Meaning of payday in English:


Pronunciation /ˈpeɪdeɪ/

Translate payday into Spanish


  • 1A day on which someone is paid their wages.

    ‘Not only was it not a weekend night, but it wasn't near a pay day.’
    • ‘If today's your pay day and you have a sudden craving for Cantonese food, why not go to the Grand Hyatt's Canton restaurant for a try?’
    • ‘And because August 31 is going to be their last pay day until January, they don't half work hard!’
    • ‘‘We will have had more than a million people through our doors in December and, with the final pay day before Christmas upon us, we are expecting it to be very buoyant over the next few days,’ he added.’
    • ‘Besides, my first pay day wouldn't come until after I'd be gutted alive by Tiff for missing the rent deadline.’
    • ‘In this case IRD notifies the employer, otherwise deductions begin the next pay day after eight weeks with a new employer.’
    • ‘On pay day, it was especially important never to stray from the crowded dormitory rooms.’
    • ‘With pay day for most people falling at the end or beginning of the month, the next two weekends are going to be the busiest for festive shopping.’
    • ‘It cost more than I needed (the day before pay day, of course).’
    • ‘The fund needs a surplus, just as our current accounts need to have a credit balance even the day before pay day.’
    • ‘Taking the day off isn't an option - it's pay day, and how bad would it look if I created myself a 4 day weekend?’
    • ‘It also tastes even better the next day - perfect for lunch if it still isn't pay day!’
    • ‘Various private businesses owners are getting away with holding the employee's cheque until 5 p.m. on pay day.’
    • ‘He stayed in work for about 1 month, then on pay day went off at lunchtime, leaving his jacket on his chair.’
    • ‘So, come next pay day, I'm settling the balance and riding the thing out the door.’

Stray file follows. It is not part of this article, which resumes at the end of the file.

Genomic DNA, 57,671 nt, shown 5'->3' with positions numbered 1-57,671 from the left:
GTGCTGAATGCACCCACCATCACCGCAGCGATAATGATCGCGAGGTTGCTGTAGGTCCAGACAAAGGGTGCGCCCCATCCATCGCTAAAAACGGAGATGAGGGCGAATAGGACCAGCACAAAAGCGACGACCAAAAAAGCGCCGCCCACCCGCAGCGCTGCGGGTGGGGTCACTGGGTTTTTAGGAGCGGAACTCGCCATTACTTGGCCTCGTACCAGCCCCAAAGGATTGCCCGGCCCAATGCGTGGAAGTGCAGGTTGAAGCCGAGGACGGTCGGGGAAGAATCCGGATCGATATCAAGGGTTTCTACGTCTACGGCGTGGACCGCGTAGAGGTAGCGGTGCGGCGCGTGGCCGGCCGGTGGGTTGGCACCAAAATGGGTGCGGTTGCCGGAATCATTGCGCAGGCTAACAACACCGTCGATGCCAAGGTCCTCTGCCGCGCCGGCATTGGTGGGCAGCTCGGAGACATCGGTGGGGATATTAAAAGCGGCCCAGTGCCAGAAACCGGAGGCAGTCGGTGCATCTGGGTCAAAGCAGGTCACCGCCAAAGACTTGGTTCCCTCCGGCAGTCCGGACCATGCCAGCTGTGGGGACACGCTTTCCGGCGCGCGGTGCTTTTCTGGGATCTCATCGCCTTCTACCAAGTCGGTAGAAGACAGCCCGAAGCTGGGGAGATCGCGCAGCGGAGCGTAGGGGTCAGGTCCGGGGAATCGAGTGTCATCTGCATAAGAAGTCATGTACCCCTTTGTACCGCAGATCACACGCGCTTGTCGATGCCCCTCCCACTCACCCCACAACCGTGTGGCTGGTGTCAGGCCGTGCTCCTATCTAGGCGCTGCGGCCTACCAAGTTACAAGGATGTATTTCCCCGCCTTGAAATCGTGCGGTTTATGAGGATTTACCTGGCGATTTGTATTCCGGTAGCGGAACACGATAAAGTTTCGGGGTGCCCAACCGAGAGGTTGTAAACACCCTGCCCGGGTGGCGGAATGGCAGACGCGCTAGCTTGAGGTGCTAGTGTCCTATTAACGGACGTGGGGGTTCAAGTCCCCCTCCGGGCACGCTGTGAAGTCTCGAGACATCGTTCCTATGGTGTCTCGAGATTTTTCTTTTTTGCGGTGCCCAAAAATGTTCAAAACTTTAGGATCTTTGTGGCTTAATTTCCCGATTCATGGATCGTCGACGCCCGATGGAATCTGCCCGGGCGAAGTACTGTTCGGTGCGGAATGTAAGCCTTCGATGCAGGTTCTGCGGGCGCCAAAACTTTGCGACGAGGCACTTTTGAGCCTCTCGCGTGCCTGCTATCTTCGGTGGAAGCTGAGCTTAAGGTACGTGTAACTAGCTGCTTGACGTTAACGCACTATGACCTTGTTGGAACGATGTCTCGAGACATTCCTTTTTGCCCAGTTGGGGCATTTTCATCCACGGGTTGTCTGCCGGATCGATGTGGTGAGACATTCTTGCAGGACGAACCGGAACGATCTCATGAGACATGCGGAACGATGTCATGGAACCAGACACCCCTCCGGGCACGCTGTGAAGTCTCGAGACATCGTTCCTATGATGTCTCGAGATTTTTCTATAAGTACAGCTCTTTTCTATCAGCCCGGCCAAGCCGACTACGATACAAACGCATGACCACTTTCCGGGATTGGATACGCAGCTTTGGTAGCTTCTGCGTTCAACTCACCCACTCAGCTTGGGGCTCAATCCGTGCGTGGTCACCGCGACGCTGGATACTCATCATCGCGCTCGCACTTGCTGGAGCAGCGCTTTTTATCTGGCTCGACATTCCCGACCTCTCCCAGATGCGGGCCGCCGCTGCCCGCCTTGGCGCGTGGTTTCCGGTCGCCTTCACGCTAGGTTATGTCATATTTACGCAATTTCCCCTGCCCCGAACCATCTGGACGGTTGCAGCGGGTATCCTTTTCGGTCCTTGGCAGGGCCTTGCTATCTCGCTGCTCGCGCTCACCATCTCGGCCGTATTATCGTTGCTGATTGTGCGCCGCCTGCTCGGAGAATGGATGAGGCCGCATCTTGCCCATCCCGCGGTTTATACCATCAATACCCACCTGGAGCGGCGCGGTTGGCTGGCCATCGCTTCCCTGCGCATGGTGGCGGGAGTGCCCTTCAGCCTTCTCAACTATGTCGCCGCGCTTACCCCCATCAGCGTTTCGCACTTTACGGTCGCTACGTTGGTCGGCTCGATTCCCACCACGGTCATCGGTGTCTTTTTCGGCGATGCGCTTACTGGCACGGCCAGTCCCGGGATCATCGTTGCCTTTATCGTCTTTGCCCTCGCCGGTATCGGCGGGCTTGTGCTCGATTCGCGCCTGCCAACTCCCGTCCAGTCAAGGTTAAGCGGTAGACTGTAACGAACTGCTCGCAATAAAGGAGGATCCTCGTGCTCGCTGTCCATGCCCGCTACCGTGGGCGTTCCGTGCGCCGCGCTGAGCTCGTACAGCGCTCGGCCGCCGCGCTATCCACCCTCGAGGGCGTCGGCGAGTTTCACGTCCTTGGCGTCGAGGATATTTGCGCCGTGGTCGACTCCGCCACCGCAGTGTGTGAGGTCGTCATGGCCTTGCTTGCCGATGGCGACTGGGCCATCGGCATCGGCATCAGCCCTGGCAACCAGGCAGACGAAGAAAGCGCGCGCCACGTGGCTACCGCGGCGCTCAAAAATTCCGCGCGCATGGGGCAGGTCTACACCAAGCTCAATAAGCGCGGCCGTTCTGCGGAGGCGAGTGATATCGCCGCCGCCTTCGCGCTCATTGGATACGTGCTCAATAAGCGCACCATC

• ‘I've had this account since I was a lad, when putting a little aside each pay day was something we were taught to do.’
    • ‘Some people were trying to take stuff like computers because everyone was so upset they had done this on pay day.’
    • ‘If it's the only cocktail you have till next pay day you've got to have a look.’
    • ‘But the good news is: I've just realised that it's pay day.’
    • ‘I can't believe they waited until pay day to tell us, I just think the whole thing is an absolute joke.’
    1. 1.1informal An amount of money won or available to be won, especially in a sporting contest.
      • ‘the win landed him the biggest payday of his career—£20,000’
      • ‘That could mean a big pay day, probably the last available to us this season, so we have to go for that.’
      • ‘He started 4-7 in his first 11 when it appears his management was more interested in a pay day than furthering a career.’
      • ‘He's been here a long time, and he knows the big pay day comes on Race Day.’
      • ‘Therefore, he may miss out on his big pay day, or a year of football.’
      • ‘It'll be a great day for the fans and a big pay day for the club.’
      • ‘He enjoyed his biggest pay day in the Goodwood and took his earnings to $616,810 with the winning purse of $300,000.’
      • ‘If he continues to play well, he could be in for a big pay day, if not with the Colts, who are loaded with expensive offensive talent, then with another team.’
      • ‘And if they could expect a pay day only if they won, that made them partners in an enterprise from which they expected to profit.’
      • ‘They totalled 511 points to score a runaway win but did not enter the team pools which means they missed out on a £1,050 pay day.’